Joining the cooking blog community can be intimidating, at times. With so many creative people out there, it makes your lowly baked goods look downright ugly at times, be it for their scads of creativity, or skilled photography. I worked for a few years as a press photographer... so I thought myself decently accomplished at it, but apparently photographing people is a whole different art than food, and I've been working against the learning curve for the last couple months.
In an attempt to push myself both on a cooking front but on an artistic photography one, I signed up for the NY Marathon of food blogging, The daring bakers. I was excited to get my first assignment, Cheesecake lollipops. One of my nephew turns 2 this month, and I knew these would be perfect fare to bring along to the party, lest they sit around our house going straight to my waist.
I knew with all the cooling/freezing times, this would be a several day endeavor. So I set about baking the cheesecake Sunday. I think the grocery store must think me a nutter when I show up to the till with 7 packages of cream cheese... But between this challenge and the carrot cake last week, I put a run on their supplies. Even with them tallying at nearly 2$ a box, I still had an awed gentleman in line behind me ask the cashier if I'd used any coupons since I managed to fill an entire cart for $130. No coupons that trip, but its nice to know that my OCD-like list making and sale spotting pays off.
One of my money savers is my vanilla extract. I haven't had to buy this baking staple in a few years. My office used to have a local vodka company situated on the floor above us. They went out of business a couple years ago, and as a gift of goodwill, they dropped off a case of potato vodka. I excitedly grabbed a bottle and took it home, dropping in a couple vanilla beans. Other than topping it off every couple months with some new vodka, this bottle has been one of my prized ingredients ever since.
After mixing everything up, I set it in the roasting pan/water bath and slipped it in the oven. As the reviews suggested, I left it in nearly 75 minutes before it was browned on top and not 'jiggly' in the middle. I'm glad I'd picked up the 10 inch pan, since in that time, it'd also risen nearly 1/2 an inch above the lip of the pan. As it cooled, it shrank back down, but if it had been a smaller pan, it might have overflowed.
The next day, I set about rolling the balls. I got a digital scale for Christmas, though at times I think I would rather throw it out the window than use it. The maker seems to think it is such a useful tool that I will want to leave it out on my counter 24-7 and use it as a clock, as well as a scale. Because there is no way to turn the darn thing off. All it does, after a period of inactivity, is turn off the scale feature and go to the clock. Which is lovely, considering sometimes I want to chop and measure as I go... but then it looses the tare of the bowl... and I have to start over again.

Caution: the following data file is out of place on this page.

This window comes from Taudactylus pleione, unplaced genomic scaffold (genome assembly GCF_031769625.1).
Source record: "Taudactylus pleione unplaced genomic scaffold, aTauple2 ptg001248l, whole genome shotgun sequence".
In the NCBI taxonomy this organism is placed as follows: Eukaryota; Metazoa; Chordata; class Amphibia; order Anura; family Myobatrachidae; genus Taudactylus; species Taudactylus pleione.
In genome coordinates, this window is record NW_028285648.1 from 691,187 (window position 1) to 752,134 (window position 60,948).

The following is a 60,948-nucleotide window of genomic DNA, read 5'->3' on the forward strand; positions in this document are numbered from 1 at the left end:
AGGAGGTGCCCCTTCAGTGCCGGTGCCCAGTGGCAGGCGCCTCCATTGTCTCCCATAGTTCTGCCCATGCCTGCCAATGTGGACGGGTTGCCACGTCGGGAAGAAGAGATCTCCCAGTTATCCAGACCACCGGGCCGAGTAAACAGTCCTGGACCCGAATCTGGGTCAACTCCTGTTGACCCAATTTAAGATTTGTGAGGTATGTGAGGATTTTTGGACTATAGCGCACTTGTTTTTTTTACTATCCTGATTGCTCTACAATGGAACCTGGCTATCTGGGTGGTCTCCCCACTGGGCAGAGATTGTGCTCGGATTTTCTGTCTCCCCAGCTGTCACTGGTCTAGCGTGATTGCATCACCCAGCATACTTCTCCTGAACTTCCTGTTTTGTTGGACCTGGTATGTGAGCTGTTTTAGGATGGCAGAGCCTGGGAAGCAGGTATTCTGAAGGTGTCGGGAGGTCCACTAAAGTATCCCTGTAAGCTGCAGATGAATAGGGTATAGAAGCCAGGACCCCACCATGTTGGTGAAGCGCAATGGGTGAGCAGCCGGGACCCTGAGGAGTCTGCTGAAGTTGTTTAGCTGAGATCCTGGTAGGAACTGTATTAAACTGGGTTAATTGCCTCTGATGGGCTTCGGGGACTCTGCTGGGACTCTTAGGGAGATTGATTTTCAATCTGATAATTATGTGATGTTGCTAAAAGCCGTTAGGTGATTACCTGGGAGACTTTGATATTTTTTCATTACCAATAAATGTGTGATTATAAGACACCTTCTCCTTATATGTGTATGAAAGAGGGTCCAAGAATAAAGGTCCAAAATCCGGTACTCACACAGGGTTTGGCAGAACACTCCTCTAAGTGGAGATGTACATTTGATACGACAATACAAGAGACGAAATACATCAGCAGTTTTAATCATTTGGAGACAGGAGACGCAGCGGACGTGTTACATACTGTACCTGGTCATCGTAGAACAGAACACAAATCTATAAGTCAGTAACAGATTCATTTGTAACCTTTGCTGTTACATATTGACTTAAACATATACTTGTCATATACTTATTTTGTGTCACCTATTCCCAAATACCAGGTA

Anyhow, I managed to get the scale function to work long enough to measure out 2 oz of cheesecake, which was pretty darn big. I decided that these would look super-cute shaped, and figured my ice cream sandwich presses might be the easiest tool to shape them. Sadly, Cheesecake is stickier than I'd figured on. And there was no way to get them shaped without crumbly edges. So I gave up and went for some rustic (theres that word again...) balls, and popped them into the freezer.
The next day, I set about adding the chocolate and toppings. I knew I wanted to use dark chocolate since I'm a big fan... And I decided to use a bit of whatever was in the pantry for toppings. I made some peppermint bark for Christmas gifts this year, and so had a jar of crushed candy cane in there. Making sure to leave out the big pieces, I figured they would look more like crushed peppermints. I also set out some chopped pecans, and red and white sprinkles. I also decided to leave a good lot of them unadorned aside from the chocolate.
I dipped them in sets of around 6, and almost like that magic shell stuff, the frozen cheesecake helped to quickly set the chocolate. My only other problem was that I ended up needing nearly twice the amount of chocolate, so halfway through I had to melt up some more. After coating them all, I had a small amount left, so I put it in a ziplock and played Jackson Pollock drizzling them all with the leftover chocolate.
Overall, this recipe was a success. I'm glad my first DB challenge went with little incident. The husband and I each tried a pop the next day, and aside from falling off the stick after a few bites, they were a big hit. Hopefully they go over as well with the party goers!
To view the other Daring Bakers' pops, visit the Daring Bakers Blogroll. For the Cheesecake Pops recipe, please visit Deborah’s site or Elle’s site.